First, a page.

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The Servicemember’s Civil Relief Act guarantees that all current service members, National Guard troops and reservists have certain legal protections and provisions in relation to their civil and constitutional rights while they’re on active duty. The SCRA also relieves financial burdens for active military. The protections and provisions of the SCRA continue for approximately 30 to 90 days after members of the military are discharged while they acclimate to non-military life.

What are Some of the SCRA Benefits?

Loan Agreements

Financial institutions that commit to offering SCRA benefits, such as banks, loan companies, credit card companies and other lenders, provide service members low interest rates and waive certain fees. As of 2018, service members can ask for retroactive forgiveness of all but a six percent interest rate on any loan, including student loans and mortgages. They must provide a financial institution with a copy of their original military orders and a written notice before 180 days of post-discharge inactive status lapses. With mortgages, a lender must set the interest rate at six percent during service and for 12 months after. That said, retroactive forgiveness is also available, and the amount of time for the cap isn’t limited in any way. A career military service member can request retroactive forgiveness on a mortgage agreement for all active service years plus one additional year even if they served for decades. In most cases involving creditors and contracts, the service member must have signed the loan agreement before entering service.

Installment Agreements

Service members can also delay payments and cancel certain installment contracts with companies without penalties, depending on the nature of their deployment. All SCRA benefits recipients can delay payments without those delays adversely affecting their credit score, history or reports. Any mobilized or deployed service member who must live in temporary or permanent housing for 90 days or longer outside of the Continental United States (PCS OCONUS or OCONUS) can end a housing lease agreement. Those traveling for 180 days or longer can end a vehicle lease agreement. With the latter, the service member must have again signed the agreement prior to entering service. SCRA protections also guarantee that a lease provider must acquire a court order before repossessing a vehicle if the service member already made a payment or deposit. If a service member moves for 90 days or longer to a location where they can’t receive service through their current cell phone provider, they can also cancel their cell phone contract without penalties. Lastly, as of 2018, a service member can prevent tenant eviction on monthly lease agreements for $3,451.20 or less. They can also halt property foreclosure or the owner of a storage facility selling their things because of past due rent unless a judge issues a court order. Additionally, they can’t receive default judgments for not showing up to court during active service.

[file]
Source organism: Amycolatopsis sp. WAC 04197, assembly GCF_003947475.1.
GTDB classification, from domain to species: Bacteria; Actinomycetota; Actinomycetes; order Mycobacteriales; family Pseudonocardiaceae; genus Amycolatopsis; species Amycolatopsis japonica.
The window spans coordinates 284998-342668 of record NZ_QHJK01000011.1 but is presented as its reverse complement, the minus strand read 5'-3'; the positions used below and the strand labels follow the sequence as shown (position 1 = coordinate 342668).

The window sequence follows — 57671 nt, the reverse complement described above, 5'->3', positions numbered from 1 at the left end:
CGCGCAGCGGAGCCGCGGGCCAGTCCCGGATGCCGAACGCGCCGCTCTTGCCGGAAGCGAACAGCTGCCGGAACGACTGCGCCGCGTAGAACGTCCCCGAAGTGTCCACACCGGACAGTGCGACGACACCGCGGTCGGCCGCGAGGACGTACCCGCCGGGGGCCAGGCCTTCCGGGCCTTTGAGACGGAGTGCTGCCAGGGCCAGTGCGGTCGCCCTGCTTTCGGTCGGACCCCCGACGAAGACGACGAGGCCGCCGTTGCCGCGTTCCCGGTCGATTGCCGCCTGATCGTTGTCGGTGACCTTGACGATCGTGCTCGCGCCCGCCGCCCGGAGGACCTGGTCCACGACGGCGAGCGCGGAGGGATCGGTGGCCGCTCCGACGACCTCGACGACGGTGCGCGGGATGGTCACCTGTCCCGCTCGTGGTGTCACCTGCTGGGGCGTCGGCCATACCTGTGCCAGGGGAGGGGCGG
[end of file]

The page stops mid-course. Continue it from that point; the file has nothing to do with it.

Income Taxes

In relation to income taxes, a service member is protected from double state taxation, which means that they can’t be required to supply income and other taxes to more than one state at a time even when deployed to different states during a year. A non-military spouse who moves with an active service member isn’t subject to taxes at the new duty station location. They must comply with tax laws in their legal home state. Any income that a service member earns through business or other enterprises outside of the military must be paid in the state where they’re stationed. A service member can also defer their tax obligation for the first 180 days after they’re discharged from service.